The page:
Issue of waste generated by chemotherapy at home - evaluation of the anti-flow device
Good manufacturing practice encourages considering risks of chemical contamination in the cytotoxic circuit. At Dieppe Hospital Center, pharmacy provides diffusers of Fluorouracil (5FU) for home administration. We observed a significant number of non-compliance with cytotoxic waste disposal rules, linked to the lack of knowledge of chemical risk. The recent commercialization of a secure, anti-flow device could improve the disposal safety of diffusers. Our objective is to evaluate this device.
Materials and methods
This device prevents any flow in the environment when connecting / disconnecting and transporting the diffuser. We have trained hospital staff to its use and sent an information letter to the city nurses. After 4 months of trials, we carried out the evaluation by survey. Criteria for judgment included ease of use, preparation time, and safety gain.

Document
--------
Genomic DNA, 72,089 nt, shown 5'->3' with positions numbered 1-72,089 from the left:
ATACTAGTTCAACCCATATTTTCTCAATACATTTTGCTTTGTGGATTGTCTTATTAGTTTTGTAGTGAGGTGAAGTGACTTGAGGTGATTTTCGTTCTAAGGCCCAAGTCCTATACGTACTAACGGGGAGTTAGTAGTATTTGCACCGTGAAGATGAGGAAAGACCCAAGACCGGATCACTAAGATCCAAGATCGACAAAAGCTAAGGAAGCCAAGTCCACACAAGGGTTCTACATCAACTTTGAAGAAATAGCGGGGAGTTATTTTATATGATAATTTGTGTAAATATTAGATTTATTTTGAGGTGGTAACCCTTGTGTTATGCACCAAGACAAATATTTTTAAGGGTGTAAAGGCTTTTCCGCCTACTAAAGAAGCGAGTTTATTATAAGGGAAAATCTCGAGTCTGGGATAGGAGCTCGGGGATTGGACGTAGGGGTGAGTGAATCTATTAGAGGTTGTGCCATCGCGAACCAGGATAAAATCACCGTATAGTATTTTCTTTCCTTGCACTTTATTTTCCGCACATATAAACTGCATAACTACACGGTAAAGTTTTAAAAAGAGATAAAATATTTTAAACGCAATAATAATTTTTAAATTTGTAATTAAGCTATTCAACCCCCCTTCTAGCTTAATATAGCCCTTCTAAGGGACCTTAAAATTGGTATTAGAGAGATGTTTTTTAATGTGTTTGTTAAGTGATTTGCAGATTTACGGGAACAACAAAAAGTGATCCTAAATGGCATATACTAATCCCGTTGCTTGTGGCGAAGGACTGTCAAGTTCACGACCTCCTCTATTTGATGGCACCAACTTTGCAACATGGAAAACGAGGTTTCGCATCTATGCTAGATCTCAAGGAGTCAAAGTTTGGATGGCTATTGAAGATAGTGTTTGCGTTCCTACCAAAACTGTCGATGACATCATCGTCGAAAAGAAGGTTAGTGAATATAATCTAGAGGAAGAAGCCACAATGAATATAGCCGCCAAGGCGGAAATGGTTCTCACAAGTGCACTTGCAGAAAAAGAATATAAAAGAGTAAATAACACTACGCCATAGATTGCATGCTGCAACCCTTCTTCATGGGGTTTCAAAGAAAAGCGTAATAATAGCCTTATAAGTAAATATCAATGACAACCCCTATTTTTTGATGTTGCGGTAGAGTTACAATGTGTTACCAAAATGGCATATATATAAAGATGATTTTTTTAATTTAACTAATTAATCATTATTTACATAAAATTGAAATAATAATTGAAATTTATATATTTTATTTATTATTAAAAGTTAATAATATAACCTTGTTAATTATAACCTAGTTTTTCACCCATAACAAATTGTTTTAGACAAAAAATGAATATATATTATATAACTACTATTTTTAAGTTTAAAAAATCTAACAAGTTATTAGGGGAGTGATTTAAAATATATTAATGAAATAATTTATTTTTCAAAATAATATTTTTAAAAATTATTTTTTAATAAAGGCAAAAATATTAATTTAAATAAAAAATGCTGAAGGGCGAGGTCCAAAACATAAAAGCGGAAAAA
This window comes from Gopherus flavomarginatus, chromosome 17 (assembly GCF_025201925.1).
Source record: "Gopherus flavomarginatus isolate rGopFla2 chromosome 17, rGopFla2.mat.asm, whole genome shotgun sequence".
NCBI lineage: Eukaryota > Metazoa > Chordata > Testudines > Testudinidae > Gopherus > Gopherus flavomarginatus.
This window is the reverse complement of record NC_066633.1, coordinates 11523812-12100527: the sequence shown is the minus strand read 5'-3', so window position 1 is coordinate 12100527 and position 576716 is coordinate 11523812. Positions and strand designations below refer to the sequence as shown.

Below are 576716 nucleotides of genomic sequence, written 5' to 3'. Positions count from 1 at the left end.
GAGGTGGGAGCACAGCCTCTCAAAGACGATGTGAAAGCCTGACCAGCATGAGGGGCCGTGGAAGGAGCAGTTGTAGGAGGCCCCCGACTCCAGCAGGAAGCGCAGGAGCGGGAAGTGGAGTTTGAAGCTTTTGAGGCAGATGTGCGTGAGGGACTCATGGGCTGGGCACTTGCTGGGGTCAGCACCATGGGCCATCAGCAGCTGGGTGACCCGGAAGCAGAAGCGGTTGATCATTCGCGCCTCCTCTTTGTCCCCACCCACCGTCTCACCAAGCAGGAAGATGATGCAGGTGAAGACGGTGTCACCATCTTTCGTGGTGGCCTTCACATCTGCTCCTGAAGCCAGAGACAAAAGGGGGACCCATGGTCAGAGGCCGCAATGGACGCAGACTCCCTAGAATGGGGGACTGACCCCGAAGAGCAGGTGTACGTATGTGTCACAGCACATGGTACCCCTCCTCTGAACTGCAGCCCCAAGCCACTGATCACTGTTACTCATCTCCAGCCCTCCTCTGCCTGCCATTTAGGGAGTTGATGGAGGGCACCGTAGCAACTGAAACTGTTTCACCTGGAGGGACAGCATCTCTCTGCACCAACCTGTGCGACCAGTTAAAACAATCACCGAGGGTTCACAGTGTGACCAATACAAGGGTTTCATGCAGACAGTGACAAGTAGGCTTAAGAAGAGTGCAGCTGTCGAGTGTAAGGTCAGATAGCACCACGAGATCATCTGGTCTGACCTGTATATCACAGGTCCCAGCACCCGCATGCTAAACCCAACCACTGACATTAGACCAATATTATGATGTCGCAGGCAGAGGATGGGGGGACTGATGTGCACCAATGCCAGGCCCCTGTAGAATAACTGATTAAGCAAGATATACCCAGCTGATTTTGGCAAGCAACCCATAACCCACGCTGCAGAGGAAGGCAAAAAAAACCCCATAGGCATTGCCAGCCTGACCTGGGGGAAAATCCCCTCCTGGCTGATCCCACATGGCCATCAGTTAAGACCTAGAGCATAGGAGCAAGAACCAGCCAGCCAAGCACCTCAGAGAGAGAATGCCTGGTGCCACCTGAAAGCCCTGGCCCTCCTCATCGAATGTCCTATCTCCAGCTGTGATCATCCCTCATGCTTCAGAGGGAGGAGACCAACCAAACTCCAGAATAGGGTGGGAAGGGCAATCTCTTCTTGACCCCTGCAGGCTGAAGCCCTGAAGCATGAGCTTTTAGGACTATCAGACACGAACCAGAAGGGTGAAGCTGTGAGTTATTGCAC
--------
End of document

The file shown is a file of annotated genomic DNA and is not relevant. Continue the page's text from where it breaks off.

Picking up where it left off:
During this test period, we equipped 190 diffusers, for 43 patients, which involved 28 liberal nurses and 4 oncology nurses. The response rate of the preparers was 100%, that of the nurses of 32%. For each one, the device is easy to use but not very intuitive and requires prior training. The preparers consider that the loss of time is acceptable if the device proves to be useful at the end of the circuit. Nurses consider the device useful and are in favor of its development.
Considering the satisfactory results, we decided to maintain the use of this device for 5FU diffusers. In the future, this device could be of interest for any infusion of drug at risk, but its cost represents for the moment a limit.